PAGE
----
That is why it is so hard to see what, from the last dozen years or so of rock, could be the focus for future commemorative or revivalist impulses. Can you envisage the 20th anniversary of the Strokes' debut album, or the White Stripes's breakthrough LP, White Blood Cells, being celebrated? Spin will not be able to put either group on the cover under the legend "The Album That Changed Everything," because neither record came close to Nevermind's paradigm-shift.... When people—fans, critics, industry, whoever—look back to grunge, then, what they feel wistful for is not just the particulars of that moment (flannel, shaggy hair, down-tuned guitar sounds, Tabitha Soren) or even qualities that music seemed to have then and since lost (anger, rebellion, spontaneity, anti-gloss realness, etc). It is for the concept of period vibe in itself, for "aura of era" in the abstract. It is a nostalgia for a time when the Zeit actually possessed a Geist.
As we've discussed before, it's a bit awkward and weird for those of us who are no longer part of Youth Culture to make any kind of grand pronouncements as to how today's youth are experiencing and understanding their world. And it's also a bit solipsistic to even define the grunge/alternative era as being such a transcendent, epoch-defining thing—because that's really only the case if you were of the right age, and generally white, when it was going down in the first place. I don't know that the culture is in fact more niche-y now than it was then inasmuch as the Internet makes the niches more evident and able to self-connect, so let's just let today's kids figure out, twenty years from now, what they're pining for while my generation is paying $250 general admission seats to see Eddie Vedder's latest ukelele tour.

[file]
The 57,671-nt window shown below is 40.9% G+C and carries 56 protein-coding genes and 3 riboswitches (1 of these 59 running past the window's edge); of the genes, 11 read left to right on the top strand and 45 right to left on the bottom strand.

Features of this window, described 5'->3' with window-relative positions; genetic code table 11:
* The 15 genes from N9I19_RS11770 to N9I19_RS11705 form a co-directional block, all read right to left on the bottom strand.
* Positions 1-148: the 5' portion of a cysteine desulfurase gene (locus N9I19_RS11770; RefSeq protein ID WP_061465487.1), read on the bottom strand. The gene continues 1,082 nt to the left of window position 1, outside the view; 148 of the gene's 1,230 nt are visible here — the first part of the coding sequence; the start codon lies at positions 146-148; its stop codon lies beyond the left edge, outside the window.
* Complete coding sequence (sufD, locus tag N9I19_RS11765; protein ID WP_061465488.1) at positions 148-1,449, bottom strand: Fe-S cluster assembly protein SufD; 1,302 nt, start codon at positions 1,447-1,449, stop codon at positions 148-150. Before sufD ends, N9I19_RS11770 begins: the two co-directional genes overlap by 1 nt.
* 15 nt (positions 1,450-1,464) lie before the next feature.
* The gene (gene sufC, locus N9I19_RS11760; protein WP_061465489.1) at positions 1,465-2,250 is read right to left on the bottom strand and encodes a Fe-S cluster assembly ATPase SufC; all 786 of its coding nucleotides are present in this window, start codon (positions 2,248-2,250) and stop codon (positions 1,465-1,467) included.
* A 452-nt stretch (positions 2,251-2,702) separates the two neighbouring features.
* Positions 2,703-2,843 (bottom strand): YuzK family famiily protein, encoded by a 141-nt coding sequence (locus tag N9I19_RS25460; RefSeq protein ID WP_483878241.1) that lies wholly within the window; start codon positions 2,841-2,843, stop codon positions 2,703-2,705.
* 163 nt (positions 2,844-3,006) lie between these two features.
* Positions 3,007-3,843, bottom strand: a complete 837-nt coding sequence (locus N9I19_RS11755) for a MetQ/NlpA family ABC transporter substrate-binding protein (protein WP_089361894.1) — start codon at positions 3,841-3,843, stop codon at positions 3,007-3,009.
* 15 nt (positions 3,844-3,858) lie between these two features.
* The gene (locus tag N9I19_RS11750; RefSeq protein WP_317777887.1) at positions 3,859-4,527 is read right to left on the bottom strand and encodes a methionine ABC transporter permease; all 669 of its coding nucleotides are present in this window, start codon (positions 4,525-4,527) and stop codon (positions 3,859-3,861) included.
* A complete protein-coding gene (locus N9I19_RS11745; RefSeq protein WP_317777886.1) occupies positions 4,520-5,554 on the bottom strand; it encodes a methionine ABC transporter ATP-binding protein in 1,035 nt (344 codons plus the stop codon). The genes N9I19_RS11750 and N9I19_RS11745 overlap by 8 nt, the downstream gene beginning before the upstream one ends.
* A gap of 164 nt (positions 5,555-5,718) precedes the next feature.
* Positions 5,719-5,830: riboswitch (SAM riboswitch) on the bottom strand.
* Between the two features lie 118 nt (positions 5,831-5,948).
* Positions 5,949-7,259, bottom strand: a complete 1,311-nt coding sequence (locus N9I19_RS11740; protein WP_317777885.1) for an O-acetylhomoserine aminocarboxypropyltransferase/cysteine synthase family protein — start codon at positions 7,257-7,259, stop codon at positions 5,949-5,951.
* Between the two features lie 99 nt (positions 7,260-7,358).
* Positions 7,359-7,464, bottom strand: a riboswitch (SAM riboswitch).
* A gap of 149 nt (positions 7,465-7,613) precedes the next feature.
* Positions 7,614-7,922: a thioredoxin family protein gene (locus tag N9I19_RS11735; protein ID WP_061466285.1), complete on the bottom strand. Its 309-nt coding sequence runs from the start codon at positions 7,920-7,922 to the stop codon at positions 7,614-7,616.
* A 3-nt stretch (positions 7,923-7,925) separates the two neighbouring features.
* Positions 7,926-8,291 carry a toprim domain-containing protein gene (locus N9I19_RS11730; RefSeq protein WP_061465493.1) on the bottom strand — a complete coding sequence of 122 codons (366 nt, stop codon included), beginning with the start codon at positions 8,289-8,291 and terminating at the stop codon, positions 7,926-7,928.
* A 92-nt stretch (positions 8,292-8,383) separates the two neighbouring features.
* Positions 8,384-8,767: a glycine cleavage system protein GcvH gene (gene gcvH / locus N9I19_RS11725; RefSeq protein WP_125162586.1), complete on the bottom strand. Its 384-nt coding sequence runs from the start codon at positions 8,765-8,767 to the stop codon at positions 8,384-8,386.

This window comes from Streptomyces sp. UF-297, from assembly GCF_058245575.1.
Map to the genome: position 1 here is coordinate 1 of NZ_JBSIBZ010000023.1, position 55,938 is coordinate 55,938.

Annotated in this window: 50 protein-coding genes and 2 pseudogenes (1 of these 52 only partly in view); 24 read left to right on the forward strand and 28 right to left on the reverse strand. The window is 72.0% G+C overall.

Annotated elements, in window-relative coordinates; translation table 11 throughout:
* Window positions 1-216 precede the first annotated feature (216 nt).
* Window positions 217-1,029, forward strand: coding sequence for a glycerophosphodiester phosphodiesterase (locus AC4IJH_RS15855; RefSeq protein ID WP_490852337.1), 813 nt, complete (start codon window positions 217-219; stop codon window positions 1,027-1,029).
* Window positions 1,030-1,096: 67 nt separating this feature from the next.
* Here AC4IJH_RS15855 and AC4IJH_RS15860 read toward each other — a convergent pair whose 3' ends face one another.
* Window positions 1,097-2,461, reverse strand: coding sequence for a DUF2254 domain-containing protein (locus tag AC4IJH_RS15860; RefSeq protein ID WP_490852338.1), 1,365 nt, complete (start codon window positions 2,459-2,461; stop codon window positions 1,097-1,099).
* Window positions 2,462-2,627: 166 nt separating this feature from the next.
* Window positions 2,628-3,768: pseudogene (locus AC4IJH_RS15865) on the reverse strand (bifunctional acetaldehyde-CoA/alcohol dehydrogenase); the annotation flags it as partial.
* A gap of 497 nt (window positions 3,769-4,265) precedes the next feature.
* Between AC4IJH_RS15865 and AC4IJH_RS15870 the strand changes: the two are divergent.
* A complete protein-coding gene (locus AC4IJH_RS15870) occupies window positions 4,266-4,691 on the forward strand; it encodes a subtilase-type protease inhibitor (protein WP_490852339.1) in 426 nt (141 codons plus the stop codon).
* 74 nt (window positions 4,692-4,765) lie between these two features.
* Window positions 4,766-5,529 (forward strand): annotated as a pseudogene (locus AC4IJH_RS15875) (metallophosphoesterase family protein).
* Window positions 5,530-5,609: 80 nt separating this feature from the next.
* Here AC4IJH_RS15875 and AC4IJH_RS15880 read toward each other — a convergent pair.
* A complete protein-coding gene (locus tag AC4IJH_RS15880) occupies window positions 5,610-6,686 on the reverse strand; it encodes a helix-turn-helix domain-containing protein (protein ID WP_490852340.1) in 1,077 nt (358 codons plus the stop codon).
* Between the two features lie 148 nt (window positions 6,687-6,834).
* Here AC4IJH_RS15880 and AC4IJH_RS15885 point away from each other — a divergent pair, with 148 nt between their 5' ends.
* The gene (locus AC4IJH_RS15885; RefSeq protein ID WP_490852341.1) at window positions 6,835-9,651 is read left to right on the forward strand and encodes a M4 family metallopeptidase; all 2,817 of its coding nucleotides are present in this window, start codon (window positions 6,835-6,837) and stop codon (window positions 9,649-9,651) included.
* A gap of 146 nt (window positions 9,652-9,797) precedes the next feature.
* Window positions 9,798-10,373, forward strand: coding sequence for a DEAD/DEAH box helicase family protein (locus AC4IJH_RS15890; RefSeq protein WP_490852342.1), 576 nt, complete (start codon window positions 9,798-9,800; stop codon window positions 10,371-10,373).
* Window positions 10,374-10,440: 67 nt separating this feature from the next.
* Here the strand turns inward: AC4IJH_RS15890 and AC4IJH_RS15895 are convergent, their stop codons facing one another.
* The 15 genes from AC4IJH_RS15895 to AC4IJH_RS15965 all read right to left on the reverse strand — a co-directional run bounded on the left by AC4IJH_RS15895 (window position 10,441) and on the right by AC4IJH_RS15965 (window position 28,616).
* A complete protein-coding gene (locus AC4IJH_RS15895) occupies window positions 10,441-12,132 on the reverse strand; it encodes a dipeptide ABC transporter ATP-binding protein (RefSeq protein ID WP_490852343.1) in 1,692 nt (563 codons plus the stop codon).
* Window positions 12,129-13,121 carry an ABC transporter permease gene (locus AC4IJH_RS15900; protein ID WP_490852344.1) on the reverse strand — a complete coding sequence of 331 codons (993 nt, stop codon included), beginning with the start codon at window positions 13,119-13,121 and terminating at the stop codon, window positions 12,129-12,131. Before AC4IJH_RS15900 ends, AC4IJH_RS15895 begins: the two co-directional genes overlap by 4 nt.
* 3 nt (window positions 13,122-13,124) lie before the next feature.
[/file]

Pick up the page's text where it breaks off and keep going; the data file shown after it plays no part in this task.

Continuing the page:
Tuesday, August 23, 2011

MRS. LANDINGHAM! Despite winning 2 Emmys for her performance (more than any other member of the ensemble), Kathryn Joosten is happy that her gig on Desperate Housewives is coming to an end, and has some surprisingly strong (and pretty much correct) words about the show's creative direction the past few years.
UNNECESSARY REMAKES REDUX; UNNECESSARY DOES NOT MEAN UNENJOYABLE: The critics' darling culture train known as Infinite Jest and the runaway critics' darling big rig known as The Decemberists were bound to collide at a grade crossing somewhere, especially when Ken Tremendous is your traffic officer, and the carnage was bound include shreds of both the original David Foster Wallace work and of the Decemberists ... well, let Isaac explain. So, rubberneckers, to the tennis court for a game of Eschaton.
37.975°N, 77.969°W, MAGNITUDE 5.9: Everyone ok?
UNNECESSARY REMAKES REDUX; UNNECESSARY DOES NOT MEAN UNENJOYABLE: The runaway pop culture train known as The Muppet Movie and the runaway pop culture big rig known as OK Go were bound to collide at a grade crossing somewhere, and the carnage was bound include shreds of both the original Muppet Show theme song and of OK Go's video oevre. So, rubberneckers, to the crash site.